Inside the Gender Wage Gap
Despite all the strides women have made toward equality in the American workplace, the gender pay gap remains frustratingly persistent. According to the most recent available Census Bureau data, from 2018, women working full-time and year-round earned, on average, just 82 cents for every dollar earned by a man.
An 18-cent difference may not seem like much, but it adds up an awful lot. Over the course of a year, women's median annual earnings were $9,766 less than men's, according to the Census Bureau. If that 18-cent hourly difference were to hold up over the course of a 40-year career, a woman would end up earning about $407,760 less than a man.
The gap widens or narrows based on race and locale, but it persists across all categories. Some breakdowns:
- Asian women face the smallest wage gap, earning 97% of what white men earn. White women earn 80%, Black women earn 66% and Hispanic women earn 58%.
- Black women earn 89.4% of what Black men do; Hispanic women make 84.8% of what Hispanic men do.
- Among the states, the biggest wage gap in the nation is in Wyoming, where the gender pay difference is 30.9%. Louisiana is close behind at 30.8%. California has the smallest pay gap at 12.2%.
- A report from the American Association of University Women that looked at salary disparities in 25 major metropolitan areas across the U.S. found the largest gender gap in Seattle and the smallest in Los Angeles.
What causes this consistent disparity in pay? Beyond the simple explanation of sex discrimination, experts think there are three primary reasons:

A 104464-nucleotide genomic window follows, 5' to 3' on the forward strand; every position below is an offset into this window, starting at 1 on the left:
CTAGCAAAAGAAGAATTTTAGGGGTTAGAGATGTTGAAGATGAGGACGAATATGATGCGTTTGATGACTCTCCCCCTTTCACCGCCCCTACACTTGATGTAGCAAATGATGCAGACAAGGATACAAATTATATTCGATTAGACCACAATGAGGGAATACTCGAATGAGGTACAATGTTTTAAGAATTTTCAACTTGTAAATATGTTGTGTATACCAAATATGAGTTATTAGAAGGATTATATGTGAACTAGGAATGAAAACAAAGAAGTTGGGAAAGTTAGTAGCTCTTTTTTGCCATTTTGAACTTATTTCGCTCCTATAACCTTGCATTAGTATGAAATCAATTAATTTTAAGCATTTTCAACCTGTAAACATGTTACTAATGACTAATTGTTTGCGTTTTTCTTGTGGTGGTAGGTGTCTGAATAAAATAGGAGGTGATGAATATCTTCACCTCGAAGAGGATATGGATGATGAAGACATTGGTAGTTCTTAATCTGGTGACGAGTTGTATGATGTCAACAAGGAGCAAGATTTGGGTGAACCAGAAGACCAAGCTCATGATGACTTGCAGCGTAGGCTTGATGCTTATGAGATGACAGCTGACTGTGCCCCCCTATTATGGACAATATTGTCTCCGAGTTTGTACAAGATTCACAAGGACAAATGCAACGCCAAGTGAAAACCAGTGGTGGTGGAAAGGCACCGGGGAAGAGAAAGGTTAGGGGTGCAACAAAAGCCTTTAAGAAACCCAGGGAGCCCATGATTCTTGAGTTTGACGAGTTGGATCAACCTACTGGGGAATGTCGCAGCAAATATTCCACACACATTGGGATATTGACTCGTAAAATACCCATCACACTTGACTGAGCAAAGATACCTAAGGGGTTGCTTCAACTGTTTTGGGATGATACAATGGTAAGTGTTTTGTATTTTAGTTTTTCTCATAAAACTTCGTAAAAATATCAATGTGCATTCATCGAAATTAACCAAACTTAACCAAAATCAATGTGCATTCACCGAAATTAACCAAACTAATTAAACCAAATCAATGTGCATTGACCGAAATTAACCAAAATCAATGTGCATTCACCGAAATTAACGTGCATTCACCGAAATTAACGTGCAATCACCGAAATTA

- Traditional “women’s” jobs. Jobs that have traditionally been held solely by women, such as home health aides and child care workers, tend to offer lower pay and fewer benefits than traditionally male blue-collar jobs, such as building and construction. These differences even hold true to an extent to the jobs men and women tend to hold in white-collar, corporate positions.
- Differences in years of experience. Since women are far more likely to take time off from their careers for child-rearing or caregiving, they tend to accumulate fewer years of work experience than men, which means they have fewer chances at promotions and raises.
- Fewer working hours. Those family obligations also mean that women tend to work fewer hours. While that’s accounted for in the wage figure that illustrates the wage gap, it also means lower hourly wages and fewer chances for advancement.
There is some good news, though: In recent decades, the gender gap has been narrowing. Because women’s wages increased faster than men’s from 1980 to 2018, the disparity shrunk significantly over that time. Women’s earnings rose by 45% from 1980 to 2018, while men’s wages increased just 14%. So in 1980, the average hourly wage of women was 67% of the average hourly wage of men, whereas it’s moved up to 82% in the most recent figures.
We’re moving in the right direction. Unfortunately, the Institute for Women's Policy Research estimates that the gender pay gap will not be fully erased until 2059. Until we reach that kind of equity, women need to control what they can by making the best decisions for themselves, their families and their future. If you’re concerned about how you will be able face these headwinds, as always, your Baird Financial Advisor is a great place to start.
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